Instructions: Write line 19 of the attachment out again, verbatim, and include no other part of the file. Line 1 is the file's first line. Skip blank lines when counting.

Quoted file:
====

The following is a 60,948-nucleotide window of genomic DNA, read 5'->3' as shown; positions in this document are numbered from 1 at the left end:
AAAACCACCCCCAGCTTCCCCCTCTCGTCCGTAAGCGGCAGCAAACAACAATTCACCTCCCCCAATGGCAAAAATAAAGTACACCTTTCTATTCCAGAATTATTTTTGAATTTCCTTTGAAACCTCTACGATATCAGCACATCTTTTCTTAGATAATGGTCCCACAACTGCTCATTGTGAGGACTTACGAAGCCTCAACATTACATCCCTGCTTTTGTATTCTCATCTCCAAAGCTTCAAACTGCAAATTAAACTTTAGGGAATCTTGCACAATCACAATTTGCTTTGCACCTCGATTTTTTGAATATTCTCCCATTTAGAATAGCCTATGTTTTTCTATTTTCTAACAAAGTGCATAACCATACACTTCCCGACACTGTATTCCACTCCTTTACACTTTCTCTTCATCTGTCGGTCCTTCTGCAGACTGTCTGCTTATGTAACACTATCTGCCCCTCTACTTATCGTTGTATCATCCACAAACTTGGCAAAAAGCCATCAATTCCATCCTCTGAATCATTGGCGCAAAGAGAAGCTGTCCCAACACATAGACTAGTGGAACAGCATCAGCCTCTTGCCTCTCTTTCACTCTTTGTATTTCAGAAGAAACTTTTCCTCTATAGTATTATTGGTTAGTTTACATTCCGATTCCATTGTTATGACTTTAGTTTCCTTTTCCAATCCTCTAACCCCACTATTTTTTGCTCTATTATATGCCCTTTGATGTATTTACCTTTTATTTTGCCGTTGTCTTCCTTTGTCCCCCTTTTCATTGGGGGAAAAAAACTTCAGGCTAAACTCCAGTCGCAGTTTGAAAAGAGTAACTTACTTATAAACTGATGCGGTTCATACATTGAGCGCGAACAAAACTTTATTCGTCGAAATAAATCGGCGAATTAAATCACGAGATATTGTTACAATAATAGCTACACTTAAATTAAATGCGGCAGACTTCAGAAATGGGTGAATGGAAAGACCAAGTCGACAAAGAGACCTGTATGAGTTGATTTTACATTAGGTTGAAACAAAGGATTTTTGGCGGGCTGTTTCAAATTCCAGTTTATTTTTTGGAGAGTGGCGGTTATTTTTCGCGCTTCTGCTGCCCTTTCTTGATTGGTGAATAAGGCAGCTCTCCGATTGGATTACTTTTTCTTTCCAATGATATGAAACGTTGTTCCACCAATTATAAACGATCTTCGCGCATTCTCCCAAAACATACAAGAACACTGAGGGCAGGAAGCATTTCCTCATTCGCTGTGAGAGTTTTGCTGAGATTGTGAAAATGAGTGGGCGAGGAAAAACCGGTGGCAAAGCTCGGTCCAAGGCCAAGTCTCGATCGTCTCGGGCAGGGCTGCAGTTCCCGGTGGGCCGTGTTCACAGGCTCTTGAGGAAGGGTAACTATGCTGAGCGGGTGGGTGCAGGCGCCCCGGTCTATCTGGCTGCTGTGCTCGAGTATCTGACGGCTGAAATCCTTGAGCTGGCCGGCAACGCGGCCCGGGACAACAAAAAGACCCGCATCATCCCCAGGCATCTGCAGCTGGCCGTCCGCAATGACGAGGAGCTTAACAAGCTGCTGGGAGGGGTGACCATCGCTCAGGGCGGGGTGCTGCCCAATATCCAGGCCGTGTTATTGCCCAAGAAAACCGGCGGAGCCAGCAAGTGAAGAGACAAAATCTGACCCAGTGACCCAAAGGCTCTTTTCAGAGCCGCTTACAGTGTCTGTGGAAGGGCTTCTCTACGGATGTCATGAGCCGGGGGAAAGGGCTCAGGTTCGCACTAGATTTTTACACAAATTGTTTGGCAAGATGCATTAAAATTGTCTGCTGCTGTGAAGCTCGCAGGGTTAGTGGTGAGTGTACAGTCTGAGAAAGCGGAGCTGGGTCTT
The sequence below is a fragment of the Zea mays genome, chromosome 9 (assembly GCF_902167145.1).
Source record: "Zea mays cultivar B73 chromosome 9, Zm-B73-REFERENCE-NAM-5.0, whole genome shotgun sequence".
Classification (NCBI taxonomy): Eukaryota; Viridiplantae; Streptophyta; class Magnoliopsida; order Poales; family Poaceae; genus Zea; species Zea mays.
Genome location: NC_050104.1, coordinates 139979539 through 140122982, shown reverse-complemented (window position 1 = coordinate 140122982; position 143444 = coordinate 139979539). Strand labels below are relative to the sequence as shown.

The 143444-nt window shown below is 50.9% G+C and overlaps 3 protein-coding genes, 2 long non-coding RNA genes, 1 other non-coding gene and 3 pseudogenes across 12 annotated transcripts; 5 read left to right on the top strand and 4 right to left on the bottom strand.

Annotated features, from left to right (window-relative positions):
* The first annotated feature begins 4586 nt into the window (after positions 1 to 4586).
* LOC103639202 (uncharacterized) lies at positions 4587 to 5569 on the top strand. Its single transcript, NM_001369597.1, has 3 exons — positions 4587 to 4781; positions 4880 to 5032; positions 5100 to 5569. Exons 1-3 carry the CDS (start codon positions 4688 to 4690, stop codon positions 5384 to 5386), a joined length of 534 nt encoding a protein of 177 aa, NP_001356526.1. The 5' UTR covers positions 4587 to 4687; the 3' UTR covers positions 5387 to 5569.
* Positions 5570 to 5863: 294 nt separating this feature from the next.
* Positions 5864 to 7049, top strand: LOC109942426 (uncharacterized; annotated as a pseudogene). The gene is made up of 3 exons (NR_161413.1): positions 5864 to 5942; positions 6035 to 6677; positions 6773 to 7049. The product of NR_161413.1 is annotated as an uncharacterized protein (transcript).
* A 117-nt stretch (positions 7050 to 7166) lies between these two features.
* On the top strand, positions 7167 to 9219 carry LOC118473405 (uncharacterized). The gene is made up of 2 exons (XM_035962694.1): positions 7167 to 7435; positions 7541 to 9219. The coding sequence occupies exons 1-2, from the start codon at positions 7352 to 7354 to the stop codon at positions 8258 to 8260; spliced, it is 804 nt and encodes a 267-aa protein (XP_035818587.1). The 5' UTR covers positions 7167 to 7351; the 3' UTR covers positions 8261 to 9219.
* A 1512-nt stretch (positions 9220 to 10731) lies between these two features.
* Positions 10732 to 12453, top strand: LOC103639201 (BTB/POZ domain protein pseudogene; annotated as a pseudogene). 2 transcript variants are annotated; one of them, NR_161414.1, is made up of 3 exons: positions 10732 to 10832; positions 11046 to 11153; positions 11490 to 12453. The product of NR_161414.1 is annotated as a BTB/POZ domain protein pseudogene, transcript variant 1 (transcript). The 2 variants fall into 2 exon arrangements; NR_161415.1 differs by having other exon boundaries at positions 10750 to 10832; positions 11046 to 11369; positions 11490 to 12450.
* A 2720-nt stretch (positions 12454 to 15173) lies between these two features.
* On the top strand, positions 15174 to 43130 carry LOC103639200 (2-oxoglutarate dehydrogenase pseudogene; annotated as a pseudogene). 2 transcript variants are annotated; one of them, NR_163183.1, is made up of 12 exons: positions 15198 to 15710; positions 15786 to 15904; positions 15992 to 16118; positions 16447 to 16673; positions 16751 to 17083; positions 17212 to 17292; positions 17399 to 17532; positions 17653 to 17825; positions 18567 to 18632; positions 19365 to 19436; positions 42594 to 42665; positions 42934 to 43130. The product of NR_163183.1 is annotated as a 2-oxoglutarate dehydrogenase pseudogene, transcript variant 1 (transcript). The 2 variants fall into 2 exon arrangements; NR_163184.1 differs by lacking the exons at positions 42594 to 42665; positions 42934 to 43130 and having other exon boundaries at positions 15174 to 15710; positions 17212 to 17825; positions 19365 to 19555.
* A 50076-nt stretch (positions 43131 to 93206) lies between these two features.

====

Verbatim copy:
* A 50076-nt stretch (positions 43131 to 93206) lies between these two features.